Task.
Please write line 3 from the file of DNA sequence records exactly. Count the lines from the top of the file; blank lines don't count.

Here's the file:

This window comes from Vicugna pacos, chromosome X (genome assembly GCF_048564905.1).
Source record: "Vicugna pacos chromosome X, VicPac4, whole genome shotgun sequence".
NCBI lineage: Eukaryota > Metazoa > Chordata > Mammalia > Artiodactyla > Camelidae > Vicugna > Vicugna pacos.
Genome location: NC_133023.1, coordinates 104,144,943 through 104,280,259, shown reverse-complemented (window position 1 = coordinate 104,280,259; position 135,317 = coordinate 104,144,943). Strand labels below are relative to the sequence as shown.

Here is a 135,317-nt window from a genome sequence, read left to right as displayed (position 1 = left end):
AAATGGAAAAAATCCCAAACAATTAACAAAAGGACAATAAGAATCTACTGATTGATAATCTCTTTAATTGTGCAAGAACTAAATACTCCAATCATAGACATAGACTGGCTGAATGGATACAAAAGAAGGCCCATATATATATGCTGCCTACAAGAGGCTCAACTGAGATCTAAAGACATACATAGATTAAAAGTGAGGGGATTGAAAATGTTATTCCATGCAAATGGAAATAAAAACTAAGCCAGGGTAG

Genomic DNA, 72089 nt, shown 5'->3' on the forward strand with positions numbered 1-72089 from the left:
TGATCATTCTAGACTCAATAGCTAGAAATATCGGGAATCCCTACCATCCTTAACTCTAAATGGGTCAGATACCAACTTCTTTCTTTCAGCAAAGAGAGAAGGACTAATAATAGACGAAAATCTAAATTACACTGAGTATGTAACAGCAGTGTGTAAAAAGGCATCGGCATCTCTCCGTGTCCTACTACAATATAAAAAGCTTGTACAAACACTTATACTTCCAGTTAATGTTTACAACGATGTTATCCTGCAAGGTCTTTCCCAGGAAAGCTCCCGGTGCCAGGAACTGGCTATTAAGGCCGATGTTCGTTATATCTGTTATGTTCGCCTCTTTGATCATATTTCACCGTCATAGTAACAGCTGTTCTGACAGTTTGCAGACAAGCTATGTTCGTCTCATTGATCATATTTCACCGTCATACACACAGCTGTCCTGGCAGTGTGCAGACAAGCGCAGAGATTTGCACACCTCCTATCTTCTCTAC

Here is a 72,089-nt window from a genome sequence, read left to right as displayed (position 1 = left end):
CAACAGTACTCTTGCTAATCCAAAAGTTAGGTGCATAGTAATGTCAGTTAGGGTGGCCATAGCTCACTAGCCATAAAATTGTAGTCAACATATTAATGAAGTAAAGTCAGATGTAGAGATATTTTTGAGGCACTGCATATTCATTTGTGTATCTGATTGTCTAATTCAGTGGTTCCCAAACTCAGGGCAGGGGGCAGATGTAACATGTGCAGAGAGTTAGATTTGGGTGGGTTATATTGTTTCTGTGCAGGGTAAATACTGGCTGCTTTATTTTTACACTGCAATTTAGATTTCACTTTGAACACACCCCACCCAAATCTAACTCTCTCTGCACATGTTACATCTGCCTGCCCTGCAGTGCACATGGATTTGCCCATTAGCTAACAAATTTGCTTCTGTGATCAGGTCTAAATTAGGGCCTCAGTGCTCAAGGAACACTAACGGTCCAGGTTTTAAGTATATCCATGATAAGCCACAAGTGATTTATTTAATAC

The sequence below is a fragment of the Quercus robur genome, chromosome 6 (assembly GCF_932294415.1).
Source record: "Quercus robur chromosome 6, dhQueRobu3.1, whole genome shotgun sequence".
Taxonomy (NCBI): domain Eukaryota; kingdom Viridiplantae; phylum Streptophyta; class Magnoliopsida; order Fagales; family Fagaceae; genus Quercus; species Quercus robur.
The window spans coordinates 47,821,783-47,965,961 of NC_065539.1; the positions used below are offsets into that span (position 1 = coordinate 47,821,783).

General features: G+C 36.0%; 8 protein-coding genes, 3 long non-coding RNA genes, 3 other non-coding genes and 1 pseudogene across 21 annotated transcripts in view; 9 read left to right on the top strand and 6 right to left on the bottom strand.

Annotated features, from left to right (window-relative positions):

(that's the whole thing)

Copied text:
NCBI lineage: Eukaryota > Metazoa > Chordata > Mammalia > Artiodactyla > Camelidae > Vicugna > Vicugna pacos.